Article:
Striker Wayne Rooney added: “It’s good to get that history of what happened. It puts football into perspective.”
Rooney was joined at Auschwitz - where an estimated 1.1 to 1.5 million people died during World War II - by England team-mates Joe Hart, Phil Jagielka, Theo Walcott, Jack Butland, Andy Carroll and Leighton Baines.
After walking through the gas chambers and crematoria of Auschwitz, Rooney described his feelings of near disbelief.
“It’s hard to understand,” Rooney said. “I am a parent and it was tough to see what happened there.
“You’ve seen the amount of children who died. You see the children’s clothes and shoes, it’s really sad.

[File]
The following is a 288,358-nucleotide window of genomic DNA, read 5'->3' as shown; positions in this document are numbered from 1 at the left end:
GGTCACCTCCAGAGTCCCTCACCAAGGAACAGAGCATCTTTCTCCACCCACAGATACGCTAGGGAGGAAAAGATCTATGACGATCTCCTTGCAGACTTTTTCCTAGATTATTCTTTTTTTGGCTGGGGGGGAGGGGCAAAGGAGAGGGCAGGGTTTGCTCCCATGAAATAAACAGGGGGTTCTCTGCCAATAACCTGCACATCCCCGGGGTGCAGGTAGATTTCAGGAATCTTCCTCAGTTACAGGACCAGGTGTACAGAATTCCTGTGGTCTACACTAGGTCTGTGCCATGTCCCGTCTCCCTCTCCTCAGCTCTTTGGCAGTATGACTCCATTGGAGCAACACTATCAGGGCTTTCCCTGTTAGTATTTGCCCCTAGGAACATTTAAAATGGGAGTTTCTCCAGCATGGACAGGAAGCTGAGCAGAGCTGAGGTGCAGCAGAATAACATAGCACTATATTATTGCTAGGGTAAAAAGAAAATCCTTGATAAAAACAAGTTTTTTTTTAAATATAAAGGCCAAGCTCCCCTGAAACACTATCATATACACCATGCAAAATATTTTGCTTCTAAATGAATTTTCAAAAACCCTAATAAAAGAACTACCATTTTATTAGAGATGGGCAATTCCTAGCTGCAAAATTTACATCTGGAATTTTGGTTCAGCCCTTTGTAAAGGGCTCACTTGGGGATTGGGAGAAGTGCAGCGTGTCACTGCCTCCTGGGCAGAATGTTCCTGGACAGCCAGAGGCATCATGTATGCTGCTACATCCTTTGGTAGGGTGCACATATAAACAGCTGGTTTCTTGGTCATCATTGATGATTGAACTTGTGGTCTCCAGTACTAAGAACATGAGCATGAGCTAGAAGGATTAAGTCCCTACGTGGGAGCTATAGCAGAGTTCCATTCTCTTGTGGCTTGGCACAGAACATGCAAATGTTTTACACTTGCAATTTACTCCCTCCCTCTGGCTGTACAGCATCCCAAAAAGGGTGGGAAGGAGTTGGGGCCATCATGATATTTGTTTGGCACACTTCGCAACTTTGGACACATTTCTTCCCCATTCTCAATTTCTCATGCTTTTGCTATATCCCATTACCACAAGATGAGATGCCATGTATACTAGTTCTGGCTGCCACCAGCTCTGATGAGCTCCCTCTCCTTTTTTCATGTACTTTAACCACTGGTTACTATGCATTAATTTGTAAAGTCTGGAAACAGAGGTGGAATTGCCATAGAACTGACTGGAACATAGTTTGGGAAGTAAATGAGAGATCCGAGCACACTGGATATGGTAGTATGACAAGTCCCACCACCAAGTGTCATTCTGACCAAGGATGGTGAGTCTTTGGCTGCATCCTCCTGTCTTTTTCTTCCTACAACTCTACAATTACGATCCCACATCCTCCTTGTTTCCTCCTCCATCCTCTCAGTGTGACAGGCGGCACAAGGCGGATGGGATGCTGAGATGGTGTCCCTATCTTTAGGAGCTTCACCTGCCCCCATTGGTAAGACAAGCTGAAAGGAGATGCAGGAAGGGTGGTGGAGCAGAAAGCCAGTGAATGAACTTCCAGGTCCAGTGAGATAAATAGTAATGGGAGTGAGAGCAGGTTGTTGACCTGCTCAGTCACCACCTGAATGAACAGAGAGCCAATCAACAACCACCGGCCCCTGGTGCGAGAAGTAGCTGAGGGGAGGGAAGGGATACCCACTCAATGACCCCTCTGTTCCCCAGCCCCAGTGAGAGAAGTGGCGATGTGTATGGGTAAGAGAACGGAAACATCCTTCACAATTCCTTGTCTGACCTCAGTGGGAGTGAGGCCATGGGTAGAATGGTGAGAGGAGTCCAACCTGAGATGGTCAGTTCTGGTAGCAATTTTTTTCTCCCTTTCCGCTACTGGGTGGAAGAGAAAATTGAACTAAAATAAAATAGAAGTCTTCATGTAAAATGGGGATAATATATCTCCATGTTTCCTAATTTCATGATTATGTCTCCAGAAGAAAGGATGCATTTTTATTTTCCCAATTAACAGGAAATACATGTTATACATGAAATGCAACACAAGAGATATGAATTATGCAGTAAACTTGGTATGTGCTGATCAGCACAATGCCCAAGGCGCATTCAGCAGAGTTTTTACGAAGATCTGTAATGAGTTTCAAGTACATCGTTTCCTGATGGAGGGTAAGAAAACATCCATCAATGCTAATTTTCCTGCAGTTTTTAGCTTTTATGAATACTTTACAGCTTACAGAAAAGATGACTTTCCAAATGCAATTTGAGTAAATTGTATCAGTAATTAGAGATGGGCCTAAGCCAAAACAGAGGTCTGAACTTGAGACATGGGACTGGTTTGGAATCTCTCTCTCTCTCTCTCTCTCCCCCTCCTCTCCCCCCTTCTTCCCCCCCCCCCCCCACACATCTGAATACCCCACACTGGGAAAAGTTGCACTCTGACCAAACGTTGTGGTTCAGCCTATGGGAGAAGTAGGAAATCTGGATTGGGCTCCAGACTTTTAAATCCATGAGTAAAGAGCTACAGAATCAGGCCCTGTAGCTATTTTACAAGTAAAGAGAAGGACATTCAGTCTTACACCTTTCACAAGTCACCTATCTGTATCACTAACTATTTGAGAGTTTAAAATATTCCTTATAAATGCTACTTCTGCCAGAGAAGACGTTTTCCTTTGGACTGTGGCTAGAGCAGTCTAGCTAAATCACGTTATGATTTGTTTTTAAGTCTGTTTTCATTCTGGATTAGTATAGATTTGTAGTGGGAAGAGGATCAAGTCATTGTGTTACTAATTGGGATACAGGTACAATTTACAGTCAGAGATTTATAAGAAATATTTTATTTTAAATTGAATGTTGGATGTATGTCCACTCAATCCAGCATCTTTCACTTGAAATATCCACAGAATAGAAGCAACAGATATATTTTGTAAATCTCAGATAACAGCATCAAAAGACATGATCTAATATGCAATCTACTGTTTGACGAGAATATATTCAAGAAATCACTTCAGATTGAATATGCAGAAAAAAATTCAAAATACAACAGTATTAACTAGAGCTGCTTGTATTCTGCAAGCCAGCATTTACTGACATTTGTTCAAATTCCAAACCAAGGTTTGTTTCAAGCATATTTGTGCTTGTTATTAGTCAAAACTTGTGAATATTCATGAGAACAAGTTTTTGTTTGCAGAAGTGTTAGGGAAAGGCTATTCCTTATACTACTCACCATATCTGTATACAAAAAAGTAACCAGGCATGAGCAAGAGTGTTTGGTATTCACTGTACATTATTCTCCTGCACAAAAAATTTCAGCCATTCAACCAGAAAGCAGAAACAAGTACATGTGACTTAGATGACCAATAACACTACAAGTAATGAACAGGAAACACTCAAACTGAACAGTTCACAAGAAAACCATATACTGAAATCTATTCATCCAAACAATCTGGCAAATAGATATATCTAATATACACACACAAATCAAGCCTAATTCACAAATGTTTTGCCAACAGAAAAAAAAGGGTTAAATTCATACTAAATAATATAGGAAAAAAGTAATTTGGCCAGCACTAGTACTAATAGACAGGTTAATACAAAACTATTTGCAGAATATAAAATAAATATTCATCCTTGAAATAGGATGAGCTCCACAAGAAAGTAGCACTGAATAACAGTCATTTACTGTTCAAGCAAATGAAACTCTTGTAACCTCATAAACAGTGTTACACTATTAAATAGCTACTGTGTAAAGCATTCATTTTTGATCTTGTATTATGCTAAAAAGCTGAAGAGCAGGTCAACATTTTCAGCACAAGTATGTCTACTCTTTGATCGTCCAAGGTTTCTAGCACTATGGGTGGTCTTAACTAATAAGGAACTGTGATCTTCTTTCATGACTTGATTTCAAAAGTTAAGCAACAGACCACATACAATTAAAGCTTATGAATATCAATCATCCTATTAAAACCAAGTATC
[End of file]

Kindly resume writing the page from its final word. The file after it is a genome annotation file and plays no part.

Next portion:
“You have to see it first hand. You don’t realise how those who lived there to work managed without food, without water. It’s a form of torture and then they died. The others got murdered.”
England coach Hodgson added: “I have no great knowledge of the war, but obviously know about certain aspects of it.”
“You cannot understand how it can be so systematic, dehuman. It was a job. It is difficult to get your head around.
“There are so many lessons to be learnt and understood from the Holocaust and we believe football can play its part in encouraging society to speak out against intolerance in all its forms - and in advancing the important work of teaching future generations about the horrors of the Holocaust.”
People need to vigilant to ensure nothing like this ever happens again. There are far too many examples, albeit on a much smaller scale, of people engaging in the same kind of dehumanizing thinking that led to this atrocity. Even right now in Poland itself (and Ukraine) players being subjected to racist chants and other abuse.